Soon, David and Teddy team up with (and redeem) a more profane manifestation of cyberlove. The disapprovingly presented “adult” mecha Gigolo Joe (Jude Law) is a stiff, absurdly pomaded creature who supplies his own louche soundtrack—a faraway-sounding ’30s version of “I Only Have Eyes for You” (the very thing to make a repressed spinster lie back and lose her inhibitions). A.I.‘s resident embodiment of Kubrick consciousness, Gigolo Joe takes David to Rouge City (an elaborate extrapolation of the milk bar from A Clockwork Orange) to consult the resident oracle (a fragmented holograph who babbles like Robin Williams) as to the whereabouts of the Blue Fairy.
Sent to the end of the world, a largely submerged New York City, where he is shocked—shocked!—to discover the reification of human relations that mechas represent, little David dives from the top of Radio City deep into the dream dump. For an unforgettable moment, I thought that Spielberg would really leave us with a bizarre, albeit truly despairing, image of eternity: Pinocchio frozen forever in a world where Jiminy Cricket is mute and Disney dead. Not to worry. The shamelessly milked miracle arrives 2000 (and one?) years later, replete with thunderous wonder, appropriate white light, and a symbiotic reunion so obliterating in its solipsism it could split your skull.
A.I. is a curiously divided work. As in a Kubrick movie, the humans are universally shown as vain, treacherous, selfish, jealous, and, above all, cruel. But Spielberg understands that, no less than robots, we have feelings too. There won’t be a dry eye in the theater when, having been treated to his first-ever birthday cake, ageless David finally goes to “that place where dreams are born.” Some eyes, however, may be be wet with tears of mirth.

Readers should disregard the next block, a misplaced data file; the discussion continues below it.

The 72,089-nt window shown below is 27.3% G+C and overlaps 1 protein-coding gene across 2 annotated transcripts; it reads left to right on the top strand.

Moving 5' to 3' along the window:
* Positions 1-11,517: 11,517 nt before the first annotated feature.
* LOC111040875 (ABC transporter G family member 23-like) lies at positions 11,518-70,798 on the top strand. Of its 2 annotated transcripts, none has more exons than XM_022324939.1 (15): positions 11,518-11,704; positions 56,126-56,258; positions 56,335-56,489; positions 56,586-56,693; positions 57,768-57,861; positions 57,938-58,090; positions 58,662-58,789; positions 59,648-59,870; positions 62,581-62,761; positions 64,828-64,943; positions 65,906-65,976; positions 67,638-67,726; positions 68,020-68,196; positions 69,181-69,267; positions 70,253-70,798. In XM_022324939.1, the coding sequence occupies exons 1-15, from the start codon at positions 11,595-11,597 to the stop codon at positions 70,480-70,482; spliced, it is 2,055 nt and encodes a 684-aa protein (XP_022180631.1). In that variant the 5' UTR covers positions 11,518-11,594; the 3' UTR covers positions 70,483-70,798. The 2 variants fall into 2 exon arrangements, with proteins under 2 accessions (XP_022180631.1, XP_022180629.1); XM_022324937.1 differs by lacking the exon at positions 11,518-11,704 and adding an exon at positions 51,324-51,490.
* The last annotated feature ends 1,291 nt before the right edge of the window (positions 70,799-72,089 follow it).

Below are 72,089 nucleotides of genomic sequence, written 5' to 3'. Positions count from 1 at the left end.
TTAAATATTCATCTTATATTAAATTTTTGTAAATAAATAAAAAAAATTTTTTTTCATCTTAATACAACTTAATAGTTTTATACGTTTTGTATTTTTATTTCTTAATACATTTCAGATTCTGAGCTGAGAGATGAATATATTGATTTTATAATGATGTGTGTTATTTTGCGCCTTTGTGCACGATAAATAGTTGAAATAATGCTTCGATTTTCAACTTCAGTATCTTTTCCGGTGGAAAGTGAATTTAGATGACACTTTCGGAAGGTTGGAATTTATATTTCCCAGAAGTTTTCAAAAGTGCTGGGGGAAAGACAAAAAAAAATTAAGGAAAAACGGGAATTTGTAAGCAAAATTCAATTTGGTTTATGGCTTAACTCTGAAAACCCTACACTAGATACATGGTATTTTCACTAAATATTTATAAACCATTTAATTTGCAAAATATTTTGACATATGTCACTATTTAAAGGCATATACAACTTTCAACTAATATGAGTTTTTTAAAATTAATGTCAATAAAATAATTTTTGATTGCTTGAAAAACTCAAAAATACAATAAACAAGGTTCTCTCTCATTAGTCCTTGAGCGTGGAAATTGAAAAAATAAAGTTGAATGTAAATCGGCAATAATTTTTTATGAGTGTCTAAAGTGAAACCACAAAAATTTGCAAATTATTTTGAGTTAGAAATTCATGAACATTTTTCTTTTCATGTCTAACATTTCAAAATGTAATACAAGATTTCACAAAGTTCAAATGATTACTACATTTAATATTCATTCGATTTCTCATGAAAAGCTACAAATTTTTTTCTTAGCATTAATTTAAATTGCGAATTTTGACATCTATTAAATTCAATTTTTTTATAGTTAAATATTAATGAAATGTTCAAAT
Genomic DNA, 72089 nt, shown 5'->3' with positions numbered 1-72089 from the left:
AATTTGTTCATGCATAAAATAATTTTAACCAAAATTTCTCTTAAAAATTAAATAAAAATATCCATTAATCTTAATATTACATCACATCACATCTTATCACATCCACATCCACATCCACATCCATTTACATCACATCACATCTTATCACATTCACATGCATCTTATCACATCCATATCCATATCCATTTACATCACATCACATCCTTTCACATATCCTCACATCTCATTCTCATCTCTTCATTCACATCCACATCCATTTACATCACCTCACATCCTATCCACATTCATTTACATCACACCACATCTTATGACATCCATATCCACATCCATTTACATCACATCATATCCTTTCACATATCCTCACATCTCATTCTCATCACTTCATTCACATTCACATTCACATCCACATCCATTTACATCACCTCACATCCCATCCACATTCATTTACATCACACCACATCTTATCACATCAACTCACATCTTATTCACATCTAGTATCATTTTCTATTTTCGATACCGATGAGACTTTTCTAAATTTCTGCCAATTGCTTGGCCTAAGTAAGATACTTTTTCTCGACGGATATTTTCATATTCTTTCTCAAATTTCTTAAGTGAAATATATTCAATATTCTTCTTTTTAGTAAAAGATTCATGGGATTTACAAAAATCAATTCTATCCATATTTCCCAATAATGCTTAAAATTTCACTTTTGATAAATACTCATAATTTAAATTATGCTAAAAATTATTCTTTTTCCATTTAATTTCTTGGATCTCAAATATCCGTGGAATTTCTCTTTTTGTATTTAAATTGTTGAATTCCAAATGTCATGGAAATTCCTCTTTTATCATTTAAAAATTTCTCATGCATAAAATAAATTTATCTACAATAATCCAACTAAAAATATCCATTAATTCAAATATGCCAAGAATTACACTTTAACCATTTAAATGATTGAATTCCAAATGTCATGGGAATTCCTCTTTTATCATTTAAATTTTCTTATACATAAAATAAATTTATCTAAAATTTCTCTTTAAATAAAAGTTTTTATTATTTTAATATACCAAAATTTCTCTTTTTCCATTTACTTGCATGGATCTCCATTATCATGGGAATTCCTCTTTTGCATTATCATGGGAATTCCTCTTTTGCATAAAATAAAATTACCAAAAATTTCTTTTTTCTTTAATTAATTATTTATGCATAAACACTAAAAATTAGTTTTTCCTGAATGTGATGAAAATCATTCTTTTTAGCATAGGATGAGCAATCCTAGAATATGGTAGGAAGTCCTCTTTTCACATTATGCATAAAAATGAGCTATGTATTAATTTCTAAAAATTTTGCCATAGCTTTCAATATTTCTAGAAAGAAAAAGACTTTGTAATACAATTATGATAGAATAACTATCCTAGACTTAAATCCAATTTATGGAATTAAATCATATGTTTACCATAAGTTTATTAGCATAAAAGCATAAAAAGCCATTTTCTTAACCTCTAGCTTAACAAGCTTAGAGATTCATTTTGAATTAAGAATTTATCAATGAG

As cliché-rich as it is compelling, Raoul Peck’s passionate biopic of the African liberation martyr Patrice Lumumba is a movie of jungle mist and elegiac bugles. The spirit of Oliver Stone hovers over the proceedings, which begin at the end, with its doomed protagonist in the hands of his enemies.
Although a martyr of the old Communist world (Hungary’s film studios were located on the boulevard called Lumumba utca) and a black nationalist namesake, the Congo’s first (and last) democratically elected national leader is now barely remembered here. Peck provides a hectic tour through the waxworks: Lumumba mixing it up with future secessionist Moise Tshombe, meeting the young eventual tyrant Joseph Mobuto, participating in the independence tumult of 1959, being beaten by Belgian thugs in jail. The movie never gives a clear sense of the hero’s origins or background. (In the American press of 1960 the Congo’s leader was dismissively identified as a 35-year-old former postal clerk—which, to this child of a career city worker, actually seemed like excellent credentials to head a nation.)
Eriq Ebouaney has an uncanny resemblance to the tall, dapper, charismatic Lumumba. Not exactly a get-along guy, although he does try to keep up his alliance with the more phlegmatic Joseph Kasavubu, fiery Lumumba is cast by Peck as an idealist among gangsters. (Lumumba’s third-worldist rhetoric and insistence on economic independence made him the African equivalent of Fidel Castro—and thus, from the U.S. point of view, a marked man.) The movie rightly emphasizes his angry rejoinder to King Baudouin’s patronizing speech at the Congo’s independence ceremony in June 1960. To fully appreciate its significance, though, it helps to know something of the Nazi-like savagery with which Belgians administered their prize colony.
Somewhat hampered by its protagonist’s intermittent (posthumous) first-person voice-over, the movie hits its stilted stride dashing through the succession of crises that marked Lumumba’s few months as prime minister. Peck orchestrates a series of chaotic scenes. The army revolts against its white officers and its black political leaders as Belgian tycoons conspire and foreign intervention provokes civil war. There are riots, racial massacres, and atrocities against civilians. The movie clocks in at just under two hours, but given the material, it could easily have been twice as long.